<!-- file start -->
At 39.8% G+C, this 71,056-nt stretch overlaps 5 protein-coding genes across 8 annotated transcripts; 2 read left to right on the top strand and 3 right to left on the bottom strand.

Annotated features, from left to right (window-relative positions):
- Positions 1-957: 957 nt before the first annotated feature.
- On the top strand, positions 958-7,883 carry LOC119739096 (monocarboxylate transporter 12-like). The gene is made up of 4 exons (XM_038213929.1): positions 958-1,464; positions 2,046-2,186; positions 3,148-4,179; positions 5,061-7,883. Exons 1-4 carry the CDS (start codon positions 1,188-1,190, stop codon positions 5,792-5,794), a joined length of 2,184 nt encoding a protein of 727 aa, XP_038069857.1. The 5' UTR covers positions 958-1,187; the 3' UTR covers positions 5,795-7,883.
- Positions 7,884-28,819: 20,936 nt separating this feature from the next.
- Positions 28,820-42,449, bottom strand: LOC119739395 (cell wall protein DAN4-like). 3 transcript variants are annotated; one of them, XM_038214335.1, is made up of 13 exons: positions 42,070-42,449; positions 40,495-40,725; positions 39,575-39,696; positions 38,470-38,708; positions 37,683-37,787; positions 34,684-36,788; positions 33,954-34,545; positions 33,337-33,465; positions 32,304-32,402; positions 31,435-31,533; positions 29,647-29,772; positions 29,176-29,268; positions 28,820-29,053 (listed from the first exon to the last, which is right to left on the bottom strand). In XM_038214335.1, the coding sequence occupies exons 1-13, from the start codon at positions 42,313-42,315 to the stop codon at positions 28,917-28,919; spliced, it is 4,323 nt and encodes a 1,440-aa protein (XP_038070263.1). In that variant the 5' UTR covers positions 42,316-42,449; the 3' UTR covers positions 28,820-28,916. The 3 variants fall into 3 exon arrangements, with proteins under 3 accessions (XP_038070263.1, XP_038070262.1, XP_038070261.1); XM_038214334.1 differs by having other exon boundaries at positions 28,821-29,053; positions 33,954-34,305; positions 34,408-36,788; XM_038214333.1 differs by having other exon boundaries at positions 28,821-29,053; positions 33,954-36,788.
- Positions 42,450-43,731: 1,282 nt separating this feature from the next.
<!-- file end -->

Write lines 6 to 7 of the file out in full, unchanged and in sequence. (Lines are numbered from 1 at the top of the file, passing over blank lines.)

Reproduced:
- Positions 28,820-42,449, bottom strand: LOC119739395 (cell wall protein DAN4-like). 3 transcript variants are annotated; one of them, XM_038214335.1, is made up of 13 exons: positions 42,070-42,449; positions 40,495-40,725; positions 39,575-39,696; positions 38,470-38,708; positions 37,683-37,787; positions 34,684-36,788; positions 33,954-34,545; positions 33,337-33,465; positions 32,304-32,402; positions 31,435-31,533; positions 29,647-29,772; positions 29,176-29,268; positions 28,820-29,053 (listed from the first exon to the last, which is right to left on the bottom strand). In XM_038214335.1, the coding sequence occupies exons 1-13, from the start codon at positions 42,313-42,315 to the stop codon at positions 28,917-28,919; spliced, it is 4,323 nt and encodes a 1,440-aa protein (XP_038070263.1). In that variant the 5' UTR covers positions 42,316-42,449; the 3' UTR covers positions 28,820-28,916. The 3 variants fall into 3 exon arrangements, with proteins under 3 accessions (XP_038070263.1, XP_038070262.1, XP_038070261.1); XM_038214334.1 differs by having other exon boundaries at positions 28,821-29,053; positions 33,954-34,305; positions 34,408-36,788; XM_038214333.1 differs by having other exon boundaries at positions 28,821-29,053; positions 33,954-36,788.
- Positions 42,450-43,731: 1,282 nt separating this feature from the next.